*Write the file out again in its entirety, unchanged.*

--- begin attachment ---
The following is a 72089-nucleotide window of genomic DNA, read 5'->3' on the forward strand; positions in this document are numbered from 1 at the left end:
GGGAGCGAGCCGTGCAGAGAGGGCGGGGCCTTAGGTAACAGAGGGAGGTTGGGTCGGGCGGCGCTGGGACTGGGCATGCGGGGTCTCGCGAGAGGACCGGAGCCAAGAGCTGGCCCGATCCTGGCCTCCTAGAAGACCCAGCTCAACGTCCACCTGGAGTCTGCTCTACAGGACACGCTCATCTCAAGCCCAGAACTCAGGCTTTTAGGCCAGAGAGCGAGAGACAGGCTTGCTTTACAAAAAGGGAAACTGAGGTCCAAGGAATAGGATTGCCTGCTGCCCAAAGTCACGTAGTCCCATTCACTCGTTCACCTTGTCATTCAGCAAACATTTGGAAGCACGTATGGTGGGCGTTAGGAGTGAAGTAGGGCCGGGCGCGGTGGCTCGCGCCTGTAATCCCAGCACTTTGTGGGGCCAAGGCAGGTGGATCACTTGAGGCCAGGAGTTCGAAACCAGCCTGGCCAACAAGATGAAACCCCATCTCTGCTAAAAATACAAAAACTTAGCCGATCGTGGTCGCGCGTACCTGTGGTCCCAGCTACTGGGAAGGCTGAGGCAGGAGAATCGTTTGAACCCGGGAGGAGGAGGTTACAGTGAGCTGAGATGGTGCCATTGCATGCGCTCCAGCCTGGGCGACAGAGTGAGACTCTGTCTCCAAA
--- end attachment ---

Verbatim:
The following is a 72089-nucleotide window of genomic DNA, read 5'->3' on the forward strand; positions in this document are numbered from 1 at the left end:
GGGAGCGAGCCGTGCAGAGAGGGCGGGGCCTTAGGTAACAGAGGGAGGTTGGGTCGGGCGGCGCTGGGACTGGGCATGCGGGGTCTCGCGAGAGGACCGGAGCCAAGAGCTGGCCCGATCCTGGCCTCCTAGAAGACCCAGCTCAACGTCCACCTGGAGTCTGCTCTACAGGACACGCTCATCTCAAGCCCAGAACTCAGGCTTTTAGGCCAGAGAGCGAGAGACAGGCTTGCTTTACAAAAAGGGAAACTGAGGTCCAAGGAATAGGATTGCCTGCTGCCCAAAGTCACGTAGTCCCATTCACTCGTTCACCTTGTCATTCAGCAAACATTTGGAAGCACGTATGGTGGGCGTTAGGAGTGAAGTAGGGCCGGGCGCGGTGGCTCGCGCCTGTAATCCCAGCACTTTGTGGGGCCAAGGCAGGTGGATCACTTGAGGCCAGGAGTTCGAAACCAGCCTGGCCAACAAGATGAAACCCCATCTCTGCTAAAAATACAAAAACTTAGCCGATCGTGGTCGCGCGTACCTGTGGTCCCAGCTACTGGGAAGGCTGAGGCAGGAGAATCGTTTGAACCCGGGAGGAGGAGGTTACAGTGAGCTGAGATGGTGCCATTGCATGCGCTCCAGCCTGGGCGACAGAGTGAGACTCTGTCTCCAAA